Like it or not, this is Lamar Jackson's team. And since it's likely that Joe Flacco will be elsewhere in 2019, it stands to reason that the Ravens need to build around him. For starters, that means bolstering the offensive line. It also means finding Jackson legitimate deep threats, and perhaps even a dynamic running back to join him in the backfield. This offseason will be all about addressing those key needs.
Here's what you need to know about the Baltimore Ravens and the 2019 NFL Draft.
2019 draft picks
- Round 1: Baltimore
- Round 2: None
- Round 3: Baltimore
- Round 4: Baltimore
- Round 5: Baltimore
- Round 6: Baltimore, Tennessee
- Round 7: None
The Ravens sent their second-round pick to the Eagles as part of the trade that allowed them to move into the first round and draft Lamar Jackson in 2018. The team received the Titans' sixth-rounder in a trade for Kamalei Correa. Baltimore traded its seventh-round pick to Jacksonville in exchange for Luke Bowanko.
Biggest offseason needs
- Interior offensive line
- Wide receiver
- Pass rusher
- Running back
- Defensive line
For as good as the Ravens' running game was over the final seven regular season games, the offensive line was exposed by the Chargers in the wild-card matchup. And while Jackson will need to get better as a passer, it definitely won't happen if he doesn't have time to throw. Jackson could also use a consistent big-play wide receiver to complement all stable of tight end and a potent running game.
On defense, linebacker C.J. Mosley will hit free agency unless he gets a new deal. Same holds for Terrell Suggs, who is 36. And even though Eric Weddle had another fantastic season, he just turned 34. Depth at all three positions make sense this offseason.
Prospects to watch
Chris Lindstrom, OL, Boston College
Lindstrom, who has strong hands and is nimble for his size, shows good footwork to manipulate defenders in the running game. He's also proficient on combo-blocks and easily gets to second level.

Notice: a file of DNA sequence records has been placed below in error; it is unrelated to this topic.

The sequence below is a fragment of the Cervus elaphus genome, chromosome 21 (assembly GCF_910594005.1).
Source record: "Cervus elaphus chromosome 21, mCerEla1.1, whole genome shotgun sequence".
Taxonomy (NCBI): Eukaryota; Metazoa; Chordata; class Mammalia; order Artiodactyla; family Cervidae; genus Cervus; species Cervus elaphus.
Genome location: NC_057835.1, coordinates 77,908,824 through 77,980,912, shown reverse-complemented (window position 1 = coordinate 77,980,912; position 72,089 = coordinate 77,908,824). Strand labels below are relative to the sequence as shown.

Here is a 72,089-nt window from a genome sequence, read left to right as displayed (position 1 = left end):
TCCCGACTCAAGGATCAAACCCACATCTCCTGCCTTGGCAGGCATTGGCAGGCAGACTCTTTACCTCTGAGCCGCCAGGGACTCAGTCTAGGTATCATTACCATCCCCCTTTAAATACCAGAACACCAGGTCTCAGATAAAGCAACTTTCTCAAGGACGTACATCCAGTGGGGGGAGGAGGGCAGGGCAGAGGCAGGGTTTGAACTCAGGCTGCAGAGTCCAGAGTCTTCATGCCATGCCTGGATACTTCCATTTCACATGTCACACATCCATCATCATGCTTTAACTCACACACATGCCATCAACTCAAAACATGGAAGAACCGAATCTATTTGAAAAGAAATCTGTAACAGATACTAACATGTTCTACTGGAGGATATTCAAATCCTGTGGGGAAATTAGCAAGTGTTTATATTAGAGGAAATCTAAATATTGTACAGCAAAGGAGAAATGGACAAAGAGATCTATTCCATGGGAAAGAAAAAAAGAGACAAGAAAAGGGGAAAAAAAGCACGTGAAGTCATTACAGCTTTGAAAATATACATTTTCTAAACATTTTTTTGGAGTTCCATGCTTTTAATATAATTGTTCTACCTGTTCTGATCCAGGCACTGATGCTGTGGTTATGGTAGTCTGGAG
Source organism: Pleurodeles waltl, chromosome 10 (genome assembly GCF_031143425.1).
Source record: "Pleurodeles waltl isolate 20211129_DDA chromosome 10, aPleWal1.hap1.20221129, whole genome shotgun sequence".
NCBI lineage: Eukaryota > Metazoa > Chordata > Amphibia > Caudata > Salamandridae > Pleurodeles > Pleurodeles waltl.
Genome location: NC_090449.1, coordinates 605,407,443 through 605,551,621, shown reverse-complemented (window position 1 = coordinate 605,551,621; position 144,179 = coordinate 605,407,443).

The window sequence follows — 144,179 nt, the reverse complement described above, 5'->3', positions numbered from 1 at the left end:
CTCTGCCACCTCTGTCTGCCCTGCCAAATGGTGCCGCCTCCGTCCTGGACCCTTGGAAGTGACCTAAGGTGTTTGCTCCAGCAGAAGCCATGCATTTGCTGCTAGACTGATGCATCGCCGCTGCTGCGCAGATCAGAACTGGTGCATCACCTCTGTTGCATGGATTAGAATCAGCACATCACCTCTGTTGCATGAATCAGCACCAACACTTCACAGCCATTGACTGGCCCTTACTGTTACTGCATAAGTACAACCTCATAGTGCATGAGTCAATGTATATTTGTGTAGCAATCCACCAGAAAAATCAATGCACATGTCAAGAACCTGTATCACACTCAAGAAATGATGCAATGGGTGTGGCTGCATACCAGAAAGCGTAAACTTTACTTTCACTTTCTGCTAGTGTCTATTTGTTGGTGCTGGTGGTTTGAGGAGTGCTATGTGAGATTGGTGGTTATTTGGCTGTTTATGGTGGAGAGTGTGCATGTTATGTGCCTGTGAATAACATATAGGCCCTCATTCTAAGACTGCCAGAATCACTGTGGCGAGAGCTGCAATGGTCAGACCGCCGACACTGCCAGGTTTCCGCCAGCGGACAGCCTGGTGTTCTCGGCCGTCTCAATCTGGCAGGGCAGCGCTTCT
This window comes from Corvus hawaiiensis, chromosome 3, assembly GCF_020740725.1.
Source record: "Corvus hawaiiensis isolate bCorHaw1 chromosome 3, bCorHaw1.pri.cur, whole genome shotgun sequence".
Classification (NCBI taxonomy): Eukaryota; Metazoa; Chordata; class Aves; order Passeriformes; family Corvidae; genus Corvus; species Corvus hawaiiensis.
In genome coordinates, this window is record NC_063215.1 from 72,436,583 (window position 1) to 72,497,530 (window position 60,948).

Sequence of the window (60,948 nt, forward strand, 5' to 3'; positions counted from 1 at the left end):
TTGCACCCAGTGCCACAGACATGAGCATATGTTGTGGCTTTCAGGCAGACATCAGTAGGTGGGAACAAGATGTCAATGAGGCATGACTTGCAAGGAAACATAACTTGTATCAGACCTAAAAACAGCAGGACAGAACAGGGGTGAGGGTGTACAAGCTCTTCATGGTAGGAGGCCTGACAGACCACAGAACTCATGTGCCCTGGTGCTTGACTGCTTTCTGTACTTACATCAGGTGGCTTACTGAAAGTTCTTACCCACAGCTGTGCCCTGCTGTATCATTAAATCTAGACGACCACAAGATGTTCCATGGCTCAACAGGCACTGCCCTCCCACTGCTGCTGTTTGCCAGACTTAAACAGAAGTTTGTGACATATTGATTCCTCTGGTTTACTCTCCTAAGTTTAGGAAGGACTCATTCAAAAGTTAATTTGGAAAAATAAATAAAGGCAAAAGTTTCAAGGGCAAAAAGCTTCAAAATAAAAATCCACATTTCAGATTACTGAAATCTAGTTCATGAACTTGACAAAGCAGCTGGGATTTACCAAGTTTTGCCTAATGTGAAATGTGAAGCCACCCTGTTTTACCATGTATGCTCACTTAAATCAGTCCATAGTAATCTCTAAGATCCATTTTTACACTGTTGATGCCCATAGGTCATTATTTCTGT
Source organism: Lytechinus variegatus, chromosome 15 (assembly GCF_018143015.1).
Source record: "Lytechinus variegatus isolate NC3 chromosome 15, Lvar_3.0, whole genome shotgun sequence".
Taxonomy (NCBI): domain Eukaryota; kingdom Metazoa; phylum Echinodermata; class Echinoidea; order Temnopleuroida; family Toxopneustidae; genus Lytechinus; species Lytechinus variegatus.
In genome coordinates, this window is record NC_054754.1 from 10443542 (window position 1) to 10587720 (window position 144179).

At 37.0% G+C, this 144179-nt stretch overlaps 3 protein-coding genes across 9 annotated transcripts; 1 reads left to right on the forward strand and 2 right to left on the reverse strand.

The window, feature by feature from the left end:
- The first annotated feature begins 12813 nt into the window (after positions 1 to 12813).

D.K. Metcalf, WR, Ole Miss
Metcalf played in just seven games for Ole Miss because of a neck injury. But he declared for the draft in late November, a clear indication that he has no health concerns heading into draft season. Metcalf eats up cushion against cornerbacks, smoothly gets into breaks and is good at creating separation downfield using his long strides. He also shows soft hands when hauling in long-arcing throws, as well as the ability to high-point the ball on fade routes. There are questions about his experience, and the offense he played in at Ole Miss, but if he can assuage those concerns he could be the first wideout drafted.
Kelvin Harmon, WR, NC State
Harmon is one of the best wide receivers in this class and is coming off his second 1,000-yard season for the Wolfpack. He has the ability to get in and out of breaks, sets up cornerbacks with his footwork, can make contested catches, and is a physical after-the-catch runner who also happens to be a willing blocker.
Devin White, LB, LSU
White is one of the most dynamic players in the draft. He's a sideline-to-sideline thumper who would immediately solidify the middle of the defense, making life easier for both the front four and the secondary. White is sometimes a split-second slow to diagnose what's happening in front of him but has the first-step athleticism to make up for it.
Jachai Polite, EDGE, Florida
Polite came out of nowhere in 2018 for the Gators. He finished his junior season with 11 sacks and 18 tackles for loss. Polite is Powerfully and compactly built, and reminiscent of James Harrison -- but with more athleticism.
Montez Sweat, EDGE, Mississippi State
Sweat doesn't have Nick Bosa's athleticism and isn't nearly as dynamic, but he'll likely be on the board late in Round 1. And don't be fooled, Sweat can play; he had 11.5 sacks and 14.0 tackles for loss during his senior season. That was the encore to his junior campaign, which featured 10.5 sacks and 15.5 tackles for loss.
Chauncey Gardner-Johnson, S, Florida
An instinctive player who had a huge final game for the Gators, Gardner-Johnson logged two interceptions -- including a late-game pick-six -- against Michigan in the Peach Bowl. Gardner-Johnson was something of a liability as a tackler in 2017 but he was much more aggressive this season. He can play both safety positions as well as in the slot and his versatility will make him valuable to NFL teams looking to bolster their secondary.